Ara Kafe offers delicious food, and it's filled with oversized prints by the master, plus a case full of his books. One of the inexplicable joys and surprises of a recent trip to Istanbul was the privilege of touring Ara Güler's private gallery. I stopped into Kafe Ara to thank a manager, and there I met the famed photographer himself. He made jokes, posed for this "candid" shot, and signed my book Cover Girl.
Months later I returned with a gift. I am grateful for the introduction to his work—truly magnificent storytelling through pictures. When I asked pointed questions about his photojournalism, he said that a photo is "a spirit. You only need to imagine it."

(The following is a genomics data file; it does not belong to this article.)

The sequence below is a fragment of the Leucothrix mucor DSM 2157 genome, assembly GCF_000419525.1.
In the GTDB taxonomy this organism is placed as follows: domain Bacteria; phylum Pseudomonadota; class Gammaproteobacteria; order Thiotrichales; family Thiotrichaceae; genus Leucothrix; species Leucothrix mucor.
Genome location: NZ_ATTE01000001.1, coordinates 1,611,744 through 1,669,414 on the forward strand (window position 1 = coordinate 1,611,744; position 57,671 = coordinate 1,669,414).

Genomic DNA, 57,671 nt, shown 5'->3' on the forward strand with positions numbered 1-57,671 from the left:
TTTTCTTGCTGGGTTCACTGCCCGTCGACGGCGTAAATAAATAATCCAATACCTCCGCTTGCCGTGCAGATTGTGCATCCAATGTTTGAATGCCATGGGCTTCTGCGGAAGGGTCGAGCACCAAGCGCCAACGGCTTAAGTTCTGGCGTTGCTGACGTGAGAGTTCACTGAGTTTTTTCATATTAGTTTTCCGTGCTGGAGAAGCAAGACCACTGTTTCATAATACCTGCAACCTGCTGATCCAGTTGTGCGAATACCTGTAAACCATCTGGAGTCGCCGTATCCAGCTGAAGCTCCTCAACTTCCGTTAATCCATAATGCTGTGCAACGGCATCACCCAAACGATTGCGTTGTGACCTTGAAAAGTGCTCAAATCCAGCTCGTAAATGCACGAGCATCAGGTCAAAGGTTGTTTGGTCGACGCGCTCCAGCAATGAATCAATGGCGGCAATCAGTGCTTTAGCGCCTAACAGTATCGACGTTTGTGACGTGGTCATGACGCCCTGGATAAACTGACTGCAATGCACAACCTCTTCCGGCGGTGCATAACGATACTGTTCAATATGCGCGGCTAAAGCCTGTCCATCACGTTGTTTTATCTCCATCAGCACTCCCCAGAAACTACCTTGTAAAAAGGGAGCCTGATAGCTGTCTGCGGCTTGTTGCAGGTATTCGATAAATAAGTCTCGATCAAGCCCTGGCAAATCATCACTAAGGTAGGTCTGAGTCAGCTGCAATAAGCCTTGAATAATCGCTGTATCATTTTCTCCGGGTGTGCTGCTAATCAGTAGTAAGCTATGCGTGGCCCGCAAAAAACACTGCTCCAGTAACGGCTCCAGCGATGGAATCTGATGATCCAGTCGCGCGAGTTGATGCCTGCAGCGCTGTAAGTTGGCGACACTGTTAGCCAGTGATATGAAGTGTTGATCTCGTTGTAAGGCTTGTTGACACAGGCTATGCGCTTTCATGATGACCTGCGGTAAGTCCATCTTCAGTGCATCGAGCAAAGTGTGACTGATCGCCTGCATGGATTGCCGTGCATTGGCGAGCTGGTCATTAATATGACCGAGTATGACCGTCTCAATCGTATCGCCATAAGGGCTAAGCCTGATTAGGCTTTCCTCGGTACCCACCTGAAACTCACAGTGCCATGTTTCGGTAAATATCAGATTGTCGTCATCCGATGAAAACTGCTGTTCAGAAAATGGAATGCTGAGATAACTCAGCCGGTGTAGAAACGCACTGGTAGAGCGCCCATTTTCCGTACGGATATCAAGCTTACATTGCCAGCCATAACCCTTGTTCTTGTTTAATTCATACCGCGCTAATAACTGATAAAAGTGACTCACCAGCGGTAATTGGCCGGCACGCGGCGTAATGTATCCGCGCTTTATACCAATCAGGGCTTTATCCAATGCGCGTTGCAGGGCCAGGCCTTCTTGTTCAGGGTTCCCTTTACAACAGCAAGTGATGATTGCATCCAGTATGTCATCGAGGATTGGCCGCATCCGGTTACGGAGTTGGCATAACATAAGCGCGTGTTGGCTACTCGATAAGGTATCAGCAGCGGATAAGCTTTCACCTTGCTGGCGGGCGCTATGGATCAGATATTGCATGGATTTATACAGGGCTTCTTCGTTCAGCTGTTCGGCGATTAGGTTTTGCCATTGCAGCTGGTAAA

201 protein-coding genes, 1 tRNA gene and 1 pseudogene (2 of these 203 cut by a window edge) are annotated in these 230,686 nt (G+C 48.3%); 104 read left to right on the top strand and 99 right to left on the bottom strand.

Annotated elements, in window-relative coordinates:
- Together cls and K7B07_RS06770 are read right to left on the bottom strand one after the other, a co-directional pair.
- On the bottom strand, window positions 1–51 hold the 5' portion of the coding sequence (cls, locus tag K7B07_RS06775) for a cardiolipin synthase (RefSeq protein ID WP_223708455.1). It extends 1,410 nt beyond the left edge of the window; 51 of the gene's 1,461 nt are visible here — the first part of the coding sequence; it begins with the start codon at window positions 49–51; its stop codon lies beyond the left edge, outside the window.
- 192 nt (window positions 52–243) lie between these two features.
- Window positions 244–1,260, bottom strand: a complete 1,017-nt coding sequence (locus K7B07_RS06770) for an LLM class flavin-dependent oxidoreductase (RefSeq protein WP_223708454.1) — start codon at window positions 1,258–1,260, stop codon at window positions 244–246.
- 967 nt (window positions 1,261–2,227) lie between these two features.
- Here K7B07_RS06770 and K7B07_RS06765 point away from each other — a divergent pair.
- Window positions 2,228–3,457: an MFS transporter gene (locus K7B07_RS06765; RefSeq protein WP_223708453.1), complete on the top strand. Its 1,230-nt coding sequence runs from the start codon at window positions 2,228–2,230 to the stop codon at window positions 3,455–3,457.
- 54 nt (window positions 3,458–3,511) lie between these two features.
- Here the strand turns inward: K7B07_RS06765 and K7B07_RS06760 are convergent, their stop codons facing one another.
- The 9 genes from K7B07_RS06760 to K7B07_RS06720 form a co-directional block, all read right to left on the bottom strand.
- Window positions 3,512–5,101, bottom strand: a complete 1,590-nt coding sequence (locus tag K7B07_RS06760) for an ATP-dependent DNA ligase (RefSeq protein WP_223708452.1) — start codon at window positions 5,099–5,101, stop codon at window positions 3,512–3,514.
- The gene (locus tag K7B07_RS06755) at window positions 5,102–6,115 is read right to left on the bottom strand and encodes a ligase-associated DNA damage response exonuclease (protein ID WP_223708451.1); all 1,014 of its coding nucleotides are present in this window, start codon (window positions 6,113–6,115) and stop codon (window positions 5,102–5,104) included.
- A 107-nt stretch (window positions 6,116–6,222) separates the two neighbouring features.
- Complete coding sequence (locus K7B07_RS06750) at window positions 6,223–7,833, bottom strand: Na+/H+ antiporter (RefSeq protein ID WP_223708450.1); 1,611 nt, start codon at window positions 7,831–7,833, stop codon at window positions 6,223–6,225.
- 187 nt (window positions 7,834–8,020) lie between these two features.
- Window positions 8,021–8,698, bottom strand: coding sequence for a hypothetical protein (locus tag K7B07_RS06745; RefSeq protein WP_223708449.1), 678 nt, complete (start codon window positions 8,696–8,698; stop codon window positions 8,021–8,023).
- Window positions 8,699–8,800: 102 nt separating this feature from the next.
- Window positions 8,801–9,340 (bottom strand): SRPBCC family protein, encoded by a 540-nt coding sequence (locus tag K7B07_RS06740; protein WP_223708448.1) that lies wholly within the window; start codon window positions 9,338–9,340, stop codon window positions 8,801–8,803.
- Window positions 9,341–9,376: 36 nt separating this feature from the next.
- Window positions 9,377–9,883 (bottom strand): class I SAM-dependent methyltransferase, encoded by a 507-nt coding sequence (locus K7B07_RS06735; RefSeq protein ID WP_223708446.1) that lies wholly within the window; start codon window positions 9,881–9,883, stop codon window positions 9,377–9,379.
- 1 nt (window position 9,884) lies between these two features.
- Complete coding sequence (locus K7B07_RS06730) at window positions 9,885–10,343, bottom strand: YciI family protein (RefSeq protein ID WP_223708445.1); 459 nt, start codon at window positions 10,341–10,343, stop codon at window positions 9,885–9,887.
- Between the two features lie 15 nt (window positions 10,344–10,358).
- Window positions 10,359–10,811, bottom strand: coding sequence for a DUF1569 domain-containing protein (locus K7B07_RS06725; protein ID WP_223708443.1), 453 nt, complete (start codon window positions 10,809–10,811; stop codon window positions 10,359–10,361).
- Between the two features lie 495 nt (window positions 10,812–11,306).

I'm still pondering: Was he sharing a secret to getting to know a subject, allowing it to speak? Was he making a sarcastic criticism of contemporary digital editing? Then again, maybe Güler was pulling my leg again, with a little truth, a little humor. Regardless, his words inspire me to see photography—and life—differently. Perhaps life is far more intangible and ephemeral than we like to think, and the best way to “see” is by closing our eyes. The walls of the Kafe Ara are certainly filled with “spirit.”